For years, Russian was the language of communication in the post-Soviet space in Central Asia and the Caucasus. Is this era coming to an end?
President of Kazakhstan Kasym-Žomart Tokayev and Kremlin chief Vladimir Putin.
Last week, the presidents of Kazakhstan Kasym-Žomart Tokayev and Ilham Aliyev of Azerbaijan met. And several observers noticed an interesting thing. In the published recording of the meeting, the leaders do not communicate in Russian, although it is largely the lingua franca of the post-Soviet space.
“Interesting dialogue between the presidents of Azerbaijan and Kazakhstan. They do not speak Russian, but use their own languages. Both are Turkic, but belong to different language subgroups. Azerbaijani to Oghuz and Kazakh to Kypchak. That’s why their pronunciation is very different,” he wrote on the social network Twitter Russian analyst Kamil Galeyev.
Experts warn against hasty conclusions, but at the same time it seems that the brutal war that Russia launched against Ukraine on February 24 could lead to a further strengthening of the identity of the nations of the post-Soviet space in Central Asia and the Caucasus. Although the states in these regions maintain good relations with Moscow, they have reservations about the conflict that the Kremlin has started.Read more The Kazakh president has cooled down on Putin. It does not recognize the ‘republics’ occupied by the Russians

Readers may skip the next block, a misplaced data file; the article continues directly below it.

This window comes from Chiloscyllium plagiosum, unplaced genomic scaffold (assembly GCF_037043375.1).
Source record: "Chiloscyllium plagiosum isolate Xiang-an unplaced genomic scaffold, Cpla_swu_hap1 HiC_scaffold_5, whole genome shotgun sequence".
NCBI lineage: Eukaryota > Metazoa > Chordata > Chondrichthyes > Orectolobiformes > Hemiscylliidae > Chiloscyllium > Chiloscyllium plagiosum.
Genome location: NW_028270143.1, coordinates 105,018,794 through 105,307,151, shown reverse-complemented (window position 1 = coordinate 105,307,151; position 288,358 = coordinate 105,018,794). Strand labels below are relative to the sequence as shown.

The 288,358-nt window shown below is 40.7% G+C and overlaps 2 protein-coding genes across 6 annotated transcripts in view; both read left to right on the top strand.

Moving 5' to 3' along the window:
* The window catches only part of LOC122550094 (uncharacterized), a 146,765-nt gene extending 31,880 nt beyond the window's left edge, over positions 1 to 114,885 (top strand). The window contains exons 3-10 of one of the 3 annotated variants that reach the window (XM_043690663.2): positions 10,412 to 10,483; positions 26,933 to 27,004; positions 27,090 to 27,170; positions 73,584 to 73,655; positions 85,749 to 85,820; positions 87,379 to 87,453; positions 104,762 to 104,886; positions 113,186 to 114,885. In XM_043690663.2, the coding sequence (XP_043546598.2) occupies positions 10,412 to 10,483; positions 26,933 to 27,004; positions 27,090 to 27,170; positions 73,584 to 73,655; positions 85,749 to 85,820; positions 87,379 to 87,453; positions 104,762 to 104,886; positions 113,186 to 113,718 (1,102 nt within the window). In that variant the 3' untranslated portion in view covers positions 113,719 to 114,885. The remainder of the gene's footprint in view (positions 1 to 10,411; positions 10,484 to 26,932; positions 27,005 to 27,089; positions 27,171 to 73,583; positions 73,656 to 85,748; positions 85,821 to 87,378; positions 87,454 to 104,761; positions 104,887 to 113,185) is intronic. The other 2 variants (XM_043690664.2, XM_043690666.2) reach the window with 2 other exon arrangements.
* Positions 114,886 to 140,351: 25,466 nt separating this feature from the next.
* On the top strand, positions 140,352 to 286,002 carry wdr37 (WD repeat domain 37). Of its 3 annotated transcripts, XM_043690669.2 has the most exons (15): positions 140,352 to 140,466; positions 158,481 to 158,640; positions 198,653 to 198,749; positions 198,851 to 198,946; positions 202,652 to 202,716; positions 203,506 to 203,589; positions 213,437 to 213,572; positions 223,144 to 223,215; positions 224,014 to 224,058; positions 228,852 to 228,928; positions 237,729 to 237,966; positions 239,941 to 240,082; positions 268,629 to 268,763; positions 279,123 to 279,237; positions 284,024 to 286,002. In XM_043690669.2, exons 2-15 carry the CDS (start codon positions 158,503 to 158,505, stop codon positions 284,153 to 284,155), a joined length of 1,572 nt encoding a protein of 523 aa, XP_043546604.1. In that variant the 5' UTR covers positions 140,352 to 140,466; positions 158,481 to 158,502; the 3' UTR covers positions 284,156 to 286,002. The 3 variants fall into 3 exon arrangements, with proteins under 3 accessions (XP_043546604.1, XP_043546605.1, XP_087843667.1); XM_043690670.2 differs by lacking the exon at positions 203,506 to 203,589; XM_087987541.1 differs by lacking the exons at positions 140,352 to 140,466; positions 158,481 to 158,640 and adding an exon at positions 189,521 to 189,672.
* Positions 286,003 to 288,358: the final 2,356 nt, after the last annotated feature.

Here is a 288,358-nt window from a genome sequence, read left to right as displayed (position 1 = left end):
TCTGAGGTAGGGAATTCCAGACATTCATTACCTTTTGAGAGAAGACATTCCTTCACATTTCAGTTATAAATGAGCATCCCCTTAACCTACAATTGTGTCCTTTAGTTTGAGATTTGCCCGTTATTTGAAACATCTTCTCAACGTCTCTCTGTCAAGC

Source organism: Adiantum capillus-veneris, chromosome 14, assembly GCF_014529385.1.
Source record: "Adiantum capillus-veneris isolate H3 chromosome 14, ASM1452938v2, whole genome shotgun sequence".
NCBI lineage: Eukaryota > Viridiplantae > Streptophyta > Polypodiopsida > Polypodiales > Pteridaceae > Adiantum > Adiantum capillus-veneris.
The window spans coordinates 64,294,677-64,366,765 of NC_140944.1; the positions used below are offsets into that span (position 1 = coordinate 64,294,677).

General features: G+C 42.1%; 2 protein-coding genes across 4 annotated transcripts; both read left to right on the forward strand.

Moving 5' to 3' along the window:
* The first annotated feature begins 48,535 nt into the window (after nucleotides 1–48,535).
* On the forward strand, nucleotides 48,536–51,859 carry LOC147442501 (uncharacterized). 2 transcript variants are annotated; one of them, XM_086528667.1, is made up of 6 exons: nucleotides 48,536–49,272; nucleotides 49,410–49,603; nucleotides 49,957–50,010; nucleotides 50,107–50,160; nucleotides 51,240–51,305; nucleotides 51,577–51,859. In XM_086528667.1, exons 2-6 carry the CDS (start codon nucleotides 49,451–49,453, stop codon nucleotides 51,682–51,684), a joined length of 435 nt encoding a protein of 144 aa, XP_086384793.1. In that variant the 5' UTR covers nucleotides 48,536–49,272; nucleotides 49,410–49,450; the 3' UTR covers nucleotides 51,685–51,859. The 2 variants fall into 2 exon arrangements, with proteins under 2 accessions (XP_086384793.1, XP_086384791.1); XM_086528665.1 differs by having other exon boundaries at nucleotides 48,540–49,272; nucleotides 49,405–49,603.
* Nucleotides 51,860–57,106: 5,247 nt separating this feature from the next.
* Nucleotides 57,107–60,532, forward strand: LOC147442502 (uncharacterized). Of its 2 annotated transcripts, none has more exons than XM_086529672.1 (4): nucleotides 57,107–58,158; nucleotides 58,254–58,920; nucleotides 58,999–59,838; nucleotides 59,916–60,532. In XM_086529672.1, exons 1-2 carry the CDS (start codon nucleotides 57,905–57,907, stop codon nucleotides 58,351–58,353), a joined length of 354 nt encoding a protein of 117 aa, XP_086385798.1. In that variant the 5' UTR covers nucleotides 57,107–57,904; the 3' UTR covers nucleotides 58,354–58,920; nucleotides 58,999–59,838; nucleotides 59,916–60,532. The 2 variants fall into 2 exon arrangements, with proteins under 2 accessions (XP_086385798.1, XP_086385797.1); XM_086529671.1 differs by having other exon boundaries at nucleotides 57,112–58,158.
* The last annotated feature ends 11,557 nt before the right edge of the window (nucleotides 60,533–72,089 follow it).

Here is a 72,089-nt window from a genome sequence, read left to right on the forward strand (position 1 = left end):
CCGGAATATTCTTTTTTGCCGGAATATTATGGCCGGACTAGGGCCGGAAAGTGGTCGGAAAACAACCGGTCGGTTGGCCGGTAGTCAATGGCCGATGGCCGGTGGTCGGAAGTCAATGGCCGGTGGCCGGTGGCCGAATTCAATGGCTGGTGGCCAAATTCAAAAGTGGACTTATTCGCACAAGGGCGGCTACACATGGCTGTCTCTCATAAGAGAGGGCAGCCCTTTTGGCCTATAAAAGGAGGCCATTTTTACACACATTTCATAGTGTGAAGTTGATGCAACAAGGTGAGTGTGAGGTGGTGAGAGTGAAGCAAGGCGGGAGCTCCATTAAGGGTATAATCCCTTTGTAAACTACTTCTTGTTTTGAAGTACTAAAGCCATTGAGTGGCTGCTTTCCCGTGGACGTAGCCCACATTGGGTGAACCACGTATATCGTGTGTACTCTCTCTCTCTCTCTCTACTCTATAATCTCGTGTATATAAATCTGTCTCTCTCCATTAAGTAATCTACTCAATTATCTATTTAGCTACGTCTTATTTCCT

It is probably most visible in Kazakhstan. President Tokayev unequivocally refused to recognize the Russian-occupied “republics” in the Ukrainian Donbass. In addition, Kazakhstan largely respects the sanctions imposed on Moscow by the West because of the war.
“We are intensifying cooperation with the Russian government, but sanctions are sanctions. We cannot violate them. Especially because we were warned by the West about so-called secondary sanctions,” Tokayev told Rosiya-24 television in June.
Moscow would probably like to receive more support from Kazakhstan. It seems that they are trying to put pressure on Tokayev, even though in recent months there has been a problem with the transportation of Kazakh oil to the Russian Black Sea port of Novorossiysk. However, Kazakhstan will export part of its oil through Azerbaijan.
Tokayev has to resist Russian pressure also because he must not look weak at home. There are enough politicians in Moscow who openly say that at least part of Kazakhstan should belong to Russia. And Tokaev was certainly not pleased with the fact that in the recent period at least twice, when he met with Vladimir Putin, the Russian president did not know or wanted to pronounce his name correctly.
Source: Pravda – Správy by spravy.pravda.sk.
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